NFIB/Ohio Requests One Budget Veto Be Sustained

Date: July 05, 2017

We urge Ohio Legislature to not override veto on increasing the health insuring corporation franchise fee

On Friday, June 30, Governor Kasich signed House Bill 49, the state operating budget, into law.  He used the line item veto on 47 separate occasions.  The Ohio House and Senate are returning this week to consider overrides of a number of the vetoes. NFIB/Ohio, along with the Ohio Chamber of Commerce, are urging the Ohio Legislature to not overturn the Governor’s veto on a provision included in the budget that could increase the corporation franchise fee to generate additional dollars for local governments.

Our letter is below:


Ohio House of Representatives

77 S. High St.

Columbus, OH 43215


Dear Representative,

Added to the state budget, House Bill 49, during the conference committee process was a provision that requires the Ohio Department of Medicaid (ODM) to ask the federal Centers for Medicare & Medicaid Services (CMS) whether or not the newly created health insuring corporation franchise fee can be further increased in order to generate an additional $207 million for local governments. If CMS says “yes,” the language requires ODM to seek approval to move forward with the franchise fee increase.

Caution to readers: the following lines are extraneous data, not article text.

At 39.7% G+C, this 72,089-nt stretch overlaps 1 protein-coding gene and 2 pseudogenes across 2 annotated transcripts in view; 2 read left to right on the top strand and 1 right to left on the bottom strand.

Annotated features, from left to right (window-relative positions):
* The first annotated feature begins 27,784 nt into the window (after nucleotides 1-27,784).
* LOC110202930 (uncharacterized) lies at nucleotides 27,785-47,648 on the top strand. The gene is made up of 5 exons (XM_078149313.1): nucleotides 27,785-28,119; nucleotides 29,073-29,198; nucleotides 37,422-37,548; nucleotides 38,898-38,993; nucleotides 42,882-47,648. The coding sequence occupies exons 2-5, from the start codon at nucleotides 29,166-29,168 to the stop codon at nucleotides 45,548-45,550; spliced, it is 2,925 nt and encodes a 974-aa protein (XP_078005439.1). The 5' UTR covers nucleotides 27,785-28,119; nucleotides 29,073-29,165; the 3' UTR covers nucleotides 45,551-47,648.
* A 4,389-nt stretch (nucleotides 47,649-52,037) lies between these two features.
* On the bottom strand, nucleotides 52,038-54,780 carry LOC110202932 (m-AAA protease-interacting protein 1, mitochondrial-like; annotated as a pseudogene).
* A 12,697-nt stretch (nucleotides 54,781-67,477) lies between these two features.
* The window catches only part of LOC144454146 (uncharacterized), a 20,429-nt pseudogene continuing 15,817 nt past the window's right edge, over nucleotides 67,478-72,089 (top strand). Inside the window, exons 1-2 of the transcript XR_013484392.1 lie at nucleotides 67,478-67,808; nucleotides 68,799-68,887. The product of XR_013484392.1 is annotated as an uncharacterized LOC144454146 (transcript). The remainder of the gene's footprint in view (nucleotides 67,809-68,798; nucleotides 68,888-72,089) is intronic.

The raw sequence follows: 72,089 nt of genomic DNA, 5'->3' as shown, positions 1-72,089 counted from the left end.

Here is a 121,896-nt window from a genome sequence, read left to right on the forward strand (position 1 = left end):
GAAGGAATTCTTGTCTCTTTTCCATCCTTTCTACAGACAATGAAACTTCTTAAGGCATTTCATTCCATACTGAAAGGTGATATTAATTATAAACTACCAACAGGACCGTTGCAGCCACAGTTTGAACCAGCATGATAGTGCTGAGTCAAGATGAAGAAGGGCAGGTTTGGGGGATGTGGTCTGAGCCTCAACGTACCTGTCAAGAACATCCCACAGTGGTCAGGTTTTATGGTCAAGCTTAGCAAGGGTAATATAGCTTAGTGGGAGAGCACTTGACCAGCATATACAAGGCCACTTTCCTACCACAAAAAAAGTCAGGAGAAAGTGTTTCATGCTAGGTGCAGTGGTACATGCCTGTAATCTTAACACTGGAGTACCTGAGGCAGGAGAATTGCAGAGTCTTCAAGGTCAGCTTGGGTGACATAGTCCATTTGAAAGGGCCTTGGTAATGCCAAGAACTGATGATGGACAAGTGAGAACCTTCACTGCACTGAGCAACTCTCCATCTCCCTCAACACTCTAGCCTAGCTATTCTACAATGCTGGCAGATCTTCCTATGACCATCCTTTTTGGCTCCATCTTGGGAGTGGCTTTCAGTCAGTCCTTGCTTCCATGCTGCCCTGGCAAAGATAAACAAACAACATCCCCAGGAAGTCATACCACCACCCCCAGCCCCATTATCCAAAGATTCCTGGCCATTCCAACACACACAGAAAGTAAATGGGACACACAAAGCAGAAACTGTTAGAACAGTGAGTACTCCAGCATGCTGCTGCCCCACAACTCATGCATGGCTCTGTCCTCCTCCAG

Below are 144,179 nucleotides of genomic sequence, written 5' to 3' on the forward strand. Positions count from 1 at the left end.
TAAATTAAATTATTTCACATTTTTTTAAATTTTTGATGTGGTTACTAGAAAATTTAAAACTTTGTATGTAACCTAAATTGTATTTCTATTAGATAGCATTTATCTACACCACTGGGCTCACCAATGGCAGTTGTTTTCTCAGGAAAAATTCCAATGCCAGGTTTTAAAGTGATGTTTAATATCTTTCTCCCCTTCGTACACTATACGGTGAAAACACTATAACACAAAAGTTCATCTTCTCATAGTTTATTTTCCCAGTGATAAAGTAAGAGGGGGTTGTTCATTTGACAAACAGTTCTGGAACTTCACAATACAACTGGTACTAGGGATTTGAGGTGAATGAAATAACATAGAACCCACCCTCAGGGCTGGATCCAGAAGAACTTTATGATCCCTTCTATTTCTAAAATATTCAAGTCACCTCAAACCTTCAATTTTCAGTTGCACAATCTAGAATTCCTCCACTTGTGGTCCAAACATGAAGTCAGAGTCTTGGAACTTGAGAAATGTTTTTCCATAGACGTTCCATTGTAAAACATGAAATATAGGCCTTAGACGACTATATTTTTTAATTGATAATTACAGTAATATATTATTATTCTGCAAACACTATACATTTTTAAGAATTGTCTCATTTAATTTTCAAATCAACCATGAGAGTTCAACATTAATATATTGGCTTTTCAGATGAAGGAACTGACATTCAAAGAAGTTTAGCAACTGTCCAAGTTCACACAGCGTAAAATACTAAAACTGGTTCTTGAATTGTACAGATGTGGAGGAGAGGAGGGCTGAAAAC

Gov. John Kasich vetoed this provision from HB 49. Should a veto override be attempted, we urge you to sustain the governor’s veto.

Our associations collectively represent over 30,000 employers, many of whom purchase health plans that would be subjected to this new tax. Our specific concern is with the impact this would have on health insuring corporation plans (commonly referred to as health maintenance organizations, or HMOs), which are health plans not involved in the Medicaid market.

If the additional tax were to be approved by CMS and subsequently implemented, the potential cost impacts are worrisome.

Health insurance costs continue to climb year after year. They are consistently a top concern of most employers. In fact, in 2016 the average annual premium for an HMO plan with family coverage significantly increased. Employers can’t just continue to absorb higher premium costs due to government interference in the marketplace.

We are sympathetic to the concerns raised by Ohio’s counties. However, Ohio should be doing all it can to make private health plans more affordable, not more expensive. When employers have to pay more for health insurance, it prevents them from investing capital to create jobs and also means less money going to workers. We urge you not to vote to override the veto of this provision. Thank you.



Christopher J. Ferruso

Legislative Director, NFIB/Ohio


Keith Lake  

Vice President, Government Affairs, Ohio Chamber of Commerce

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